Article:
What's the difference between a heart attack and cardiac arrest?
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Heart attacks occur when blood flow to the brain becomes obstructed, depriving the organ of vital oxygen. As one of the leading causes of death around the world, health bodies have made leaps and bounds to raise awareness of predisposing factors. Averting risk has traditionally called for taxing measures, such as vigorous exercise or strict diets. One body of research, however, asserts that taking a hot bath may also help ward off the disease.
A heart attack is generally understood as a condition that reflects a lifetime of poor lifestyle choices.
The findings, published in the medical journal Heart, found that taking a hot bath every day may significantly lower your risk of heart disease and heart attack.
The study drew on data from more than 30,000 middle-aged participants with no history of cardiovascular disease or cancer.
After adjusting for all influential risk factors, the team concluded that taking a daily hot bath was associated with a 28 percent lower risk of cardiovascular disease when compared to those who took bath just once or twice a week, or none at all.
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The team noted: “We found that frequent tub bathing was significantly associated with a lower risk of hypertension, suggesting that a beneficial effect of tub bathing on risk of cardiovascular disease may in part be due to a risk of developing hypertension.”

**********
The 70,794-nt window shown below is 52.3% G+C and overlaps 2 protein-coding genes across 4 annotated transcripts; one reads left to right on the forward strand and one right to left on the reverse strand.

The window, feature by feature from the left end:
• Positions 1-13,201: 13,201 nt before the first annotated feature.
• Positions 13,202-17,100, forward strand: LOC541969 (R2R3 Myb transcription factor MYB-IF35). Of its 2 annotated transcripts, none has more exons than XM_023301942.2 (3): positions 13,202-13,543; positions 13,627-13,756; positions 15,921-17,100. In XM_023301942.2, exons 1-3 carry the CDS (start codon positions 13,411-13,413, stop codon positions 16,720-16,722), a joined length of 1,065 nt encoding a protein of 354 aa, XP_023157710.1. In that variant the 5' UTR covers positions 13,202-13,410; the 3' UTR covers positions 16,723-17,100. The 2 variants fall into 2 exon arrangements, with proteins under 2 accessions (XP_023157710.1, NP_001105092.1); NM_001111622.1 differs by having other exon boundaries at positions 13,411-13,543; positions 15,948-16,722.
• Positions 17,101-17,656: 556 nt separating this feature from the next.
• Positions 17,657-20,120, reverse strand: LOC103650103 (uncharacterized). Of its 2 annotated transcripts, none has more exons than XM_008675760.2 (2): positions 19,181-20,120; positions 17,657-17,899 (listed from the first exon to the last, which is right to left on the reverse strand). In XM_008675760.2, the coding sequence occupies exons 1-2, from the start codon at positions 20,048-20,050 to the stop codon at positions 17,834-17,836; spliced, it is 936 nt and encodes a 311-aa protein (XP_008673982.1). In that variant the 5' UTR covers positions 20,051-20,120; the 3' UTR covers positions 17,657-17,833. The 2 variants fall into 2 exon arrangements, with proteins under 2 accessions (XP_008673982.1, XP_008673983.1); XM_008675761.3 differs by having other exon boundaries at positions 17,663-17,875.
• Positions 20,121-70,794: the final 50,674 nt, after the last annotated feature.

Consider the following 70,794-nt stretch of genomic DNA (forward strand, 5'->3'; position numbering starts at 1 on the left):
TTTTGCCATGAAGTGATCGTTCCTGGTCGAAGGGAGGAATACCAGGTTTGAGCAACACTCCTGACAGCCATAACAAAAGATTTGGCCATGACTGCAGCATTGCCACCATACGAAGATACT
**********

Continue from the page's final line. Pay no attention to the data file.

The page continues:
The sweet spot of bath temperatures, however, is still under discussion.
Harvard Health points out that the typical temperatures of baths in Japan, where the study was conducted, range from 104F to 107F.
Doctor Adolph Hutter, professor of medicine at Harvard Medical School, added: “The high temperatures in a warm tub or sauna cause your blood vessels to dilate, which lowers blood pressure.”
Studies of a similar nature have supported these findings, showing that people who frequently use saunas have better blood vessel function, improved cholesterol levels, and less inflammation.
What’s more, it is widely believed that both saunas and hot baths are safe for individuals with stable heart disease and mild heart failure.
Individuals who suffer angina (chest pain) or unruly blood pressure are advised to avoid these pastimes, however.
In fact, it is particularly important to stay vigilant for those who have blood pressure that ranges on the lower side.
How to avoid a heart attack Research published earlier this year revealed that the risk of heart attack and stroke rose sharply in the weeks following a COVID-19 diagnosis.
In fact, according to a study published in the Lancet, the risk of heart attack increased by three to eight times in the week following a diagnosis.
These figures aroused fresh interest in preventing the disease.
It’s been common knowledge for decades that lowering one’s cholesterol offers the best chances of averting a heart attack.
However, about half of heart attacks strike those with normal levels of cholesterol.
The general advice given to patients includes eating less and exercising more.
This is because the main goal is to lower inflammation in the body, and being overweight is a notorious culprit for inflammation.
Exercise, however, independently of its lowering effects on body mass, offers anti-inflammatory benefits too.
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